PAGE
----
Conan, by Robert E. Howard, L. Sprague de Camp, and Lin Carter

Conan, by Robert E. Howard, L. Sprague de Camp, and Lin Carter book imageGenre:  Sword and Sorcery
Publisher:  Ace
Published: 1977
Reviewer Rating:  five stars
Reviewer:  David L. Felts

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I was in my closet the other day when, out of the corner of my eye, I spied a stack of my old D&D books, and by old, I mean old, as in Advanced-Edition-1980’s-high-school-Dungeons-and-Dragons-club old. Out of curiosity and nostalgia (mainly nostalgia) I pulled them out and have been glancing through them occasionally over the last few weeks.

Perusing my venerable Dungeon Master’s Guide, Player’s Handbook, Monster Manual, Fiend Folio, and Deities and Demigods tomes awakened a bittersweet longing for those long ago and (from my 52 year-old perspective) simpler times. This led to a (re) investigation of a bookcase that occupies the same closet, a bookcase that contains books I’ve deemed worthy of keeping. Most of these are old as well, and among them are the 12 Conan books published by Ace back in the 1970’s (which are re-releases of the same books published by Lancer in the 1960s).  This particular volume is the Ace 1977 release.

I first discovered Conan at the age of 12, when a friendly middle school teacher (whose name I can no longer recall) let me borrow this very same book from the personal collection he kept in his classroom to loan out to students. It was my introduction to the world of speculative fiction. I’ve been hooked ever since.

Conan, by Robert E. Howard, L. Sprague De Camp, and Lin Carter, is the first volume in the Lancer/Ace original series. It contains an introduction by L. Sprague de Camp, a letter written by Robert E. Howard to P. Schuyler Miller, The Hyborian Age Part 1 (part 1 of an essay Howard wrote about the fictional setting of his Conan stories), and seven short stories about Howard’s barbarian hero, Conan. Howard wrote some of these in their entirely; others were assembled from Howard’s notes and/or outlines, adapted from other stories, or written outright (as in the case of The Thing ins The Crypt) by de Camp and Carter.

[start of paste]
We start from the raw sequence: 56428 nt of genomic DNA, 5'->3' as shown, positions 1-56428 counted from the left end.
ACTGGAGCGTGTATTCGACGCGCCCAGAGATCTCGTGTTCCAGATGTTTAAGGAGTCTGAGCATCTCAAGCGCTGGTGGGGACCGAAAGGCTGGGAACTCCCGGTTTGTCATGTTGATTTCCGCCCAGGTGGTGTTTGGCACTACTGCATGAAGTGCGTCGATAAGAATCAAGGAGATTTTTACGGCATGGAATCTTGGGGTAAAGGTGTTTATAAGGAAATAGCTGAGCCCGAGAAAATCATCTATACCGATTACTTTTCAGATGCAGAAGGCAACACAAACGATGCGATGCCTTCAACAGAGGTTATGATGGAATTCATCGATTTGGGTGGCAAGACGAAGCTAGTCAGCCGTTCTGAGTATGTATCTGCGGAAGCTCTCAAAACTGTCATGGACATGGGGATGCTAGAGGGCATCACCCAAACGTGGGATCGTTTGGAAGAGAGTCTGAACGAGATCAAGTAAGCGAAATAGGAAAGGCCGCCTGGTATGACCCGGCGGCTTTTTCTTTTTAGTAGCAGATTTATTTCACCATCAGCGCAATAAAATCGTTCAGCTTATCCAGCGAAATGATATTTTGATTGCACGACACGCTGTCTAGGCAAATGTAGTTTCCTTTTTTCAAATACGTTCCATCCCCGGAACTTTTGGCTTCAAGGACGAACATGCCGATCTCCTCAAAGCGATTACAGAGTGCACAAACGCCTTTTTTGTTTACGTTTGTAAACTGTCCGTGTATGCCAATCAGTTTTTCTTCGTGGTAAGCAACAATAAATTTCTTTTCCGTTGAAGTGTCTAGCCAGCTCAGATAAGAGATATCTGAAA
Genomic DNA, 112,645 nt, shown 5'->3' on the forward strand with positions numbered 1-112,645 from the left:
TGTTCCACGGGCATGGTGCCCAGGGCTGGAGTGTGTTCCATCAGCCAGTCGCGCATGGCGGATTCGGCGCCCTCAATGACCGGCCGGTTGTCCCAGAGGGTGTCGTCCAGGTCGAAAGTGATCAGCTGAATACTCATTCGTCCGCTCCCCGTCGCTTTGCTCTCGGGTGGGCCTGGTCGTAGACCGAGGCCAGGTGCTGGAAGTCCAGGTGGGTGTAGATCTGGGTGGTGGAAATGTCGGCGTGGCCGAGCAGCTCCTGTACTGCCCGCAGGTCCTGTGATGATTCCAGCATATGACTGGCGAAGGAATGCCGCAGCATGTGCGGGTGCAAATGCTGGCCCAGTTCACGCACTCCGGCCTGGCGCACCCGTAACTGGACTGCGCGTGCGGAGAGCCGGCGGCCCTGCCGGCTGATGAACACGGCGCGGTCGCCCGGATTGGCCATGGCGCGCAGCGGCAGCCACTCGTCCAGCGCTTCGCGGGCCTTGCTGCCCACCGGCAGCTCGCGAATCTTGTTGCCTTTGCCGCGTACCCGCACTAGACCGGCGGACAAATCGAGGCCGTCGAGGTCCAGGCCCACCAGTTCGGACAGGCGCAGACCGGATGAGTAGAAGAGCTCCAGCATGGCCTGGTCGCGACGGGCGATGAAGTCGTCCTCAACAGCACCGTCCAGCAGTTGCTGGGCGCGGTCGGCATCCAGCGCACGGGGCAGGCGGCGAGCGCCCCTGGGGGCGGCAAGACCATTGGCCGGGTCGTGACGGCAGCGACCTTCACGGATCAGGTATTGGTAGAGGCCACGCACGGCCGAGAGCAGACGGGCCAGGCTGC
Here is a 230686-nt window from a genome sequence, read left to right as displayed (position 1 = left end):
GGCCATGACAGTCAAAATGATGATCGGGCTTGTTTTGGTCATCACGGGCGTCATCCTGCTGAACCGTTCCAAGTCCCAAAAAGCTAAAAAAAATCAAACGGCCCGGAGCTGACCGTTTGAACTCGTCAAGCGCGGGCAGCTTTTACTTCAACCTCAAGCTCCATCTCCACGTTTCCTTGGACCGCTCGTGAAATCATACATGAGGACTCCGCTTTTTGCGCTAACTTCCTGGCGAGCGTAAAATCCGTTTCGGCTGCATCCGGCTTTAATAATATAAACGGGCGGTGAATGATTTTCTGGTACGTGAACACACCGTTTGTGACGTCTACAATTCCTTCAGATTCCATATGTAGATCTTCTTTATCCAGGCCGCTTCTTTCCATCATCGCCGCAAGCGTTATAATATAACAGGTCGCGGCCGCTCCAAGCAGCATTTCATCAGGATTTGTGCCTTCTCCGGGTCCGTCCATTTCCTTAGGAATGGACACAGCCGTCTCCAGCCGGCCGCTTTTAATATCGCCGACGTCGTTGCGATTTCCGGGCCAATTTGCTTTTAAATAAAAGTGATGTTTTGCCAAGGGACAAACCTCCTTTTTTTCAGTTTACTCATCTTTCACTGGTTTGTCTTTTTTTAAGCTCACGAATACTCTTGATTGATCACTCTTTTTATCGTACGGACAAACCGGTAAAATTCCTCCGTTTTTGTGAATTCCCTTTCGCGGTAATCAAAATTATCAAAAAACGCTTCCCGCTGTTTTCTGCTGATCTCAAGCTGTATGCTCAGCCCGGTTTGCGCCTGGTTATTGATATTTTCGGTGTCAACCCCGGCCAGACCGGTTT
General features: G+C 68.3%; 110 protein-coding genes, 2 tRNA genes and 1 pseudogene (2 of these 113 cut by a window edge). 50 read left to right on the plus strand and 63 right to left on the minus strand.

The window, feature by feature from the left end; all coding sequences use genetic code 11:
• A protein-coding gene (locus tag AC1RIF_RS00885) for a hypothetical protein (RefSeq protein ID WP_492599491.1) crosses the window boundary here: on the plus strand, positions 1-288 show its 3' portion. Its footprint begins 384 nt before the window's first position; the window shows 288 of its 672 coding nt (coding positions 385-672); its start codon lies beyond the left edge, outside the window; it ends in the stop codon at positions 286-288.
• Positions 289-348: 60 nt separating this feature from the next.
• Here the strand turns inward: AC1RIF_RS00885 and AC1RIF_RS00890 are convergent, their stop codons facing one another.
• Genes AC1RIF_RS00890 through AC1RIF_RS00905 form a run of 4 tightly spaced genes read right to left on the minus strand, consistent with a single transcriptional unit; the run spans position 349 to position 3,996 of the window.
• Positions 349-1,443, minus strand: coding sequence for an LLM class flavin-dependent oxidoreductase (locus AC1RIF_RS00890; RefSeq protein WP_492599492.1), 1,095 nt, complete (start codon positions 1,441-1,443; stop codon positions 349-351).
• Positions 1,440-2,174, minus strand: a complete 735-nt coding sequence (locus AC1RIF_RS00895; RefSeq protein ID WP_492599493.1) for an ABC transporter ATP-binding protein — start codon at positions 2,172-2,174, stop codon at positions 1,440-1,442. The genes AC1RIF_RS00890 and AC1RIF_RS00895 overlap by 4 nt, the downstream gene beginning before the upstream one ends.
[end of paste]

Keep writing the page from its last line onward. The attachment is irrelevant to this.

• The Thing in the Crypt, by L. Sprague de Camp and Lin Carter
  • The Tower of the Elephant, by Robert E. Howard
  • The Hall of the Dead, by Robert E. Howard and L. Sprague de Camp
  • The God in the Bowl, by Robert E. Howard
  • Rogues in the Hall, by Robert E. Howard
  • The Hand of Nergal, Robert E. Howard and Lin Carter
  • The City of Skulls, by L. Sprague de Camp and Lin Carter

One of the things I enjoy about these original 12 editions is that they present the Conan saga in chronological order. This first volume, Conan, gives us stories of the erstwhile barbarian from ages around 16 until 18, relaying his adventures as he journeys from his far north homeland to the more “civilized” cities of the south. There, he gets by mainly as a thief, one who is more daring than skilled, or as a sell sword, which he happens to be pretty good at.

For life-long science fiction and fantasy fans, at least those from my generation, there are some characters that still stride large and distinct in our imaginations. Elric, John Carter, Tarzan, Dorian Hawkmoon, Thomas Covenant, Prince Corwin, Kane… and Conan.

Howard is one of the founders of adventure fantasy. His prose and stories has an undeniable energy and vitality. If you haven’t read any of his work, you ought to. And if you have read it, it’s well worth a revisit.

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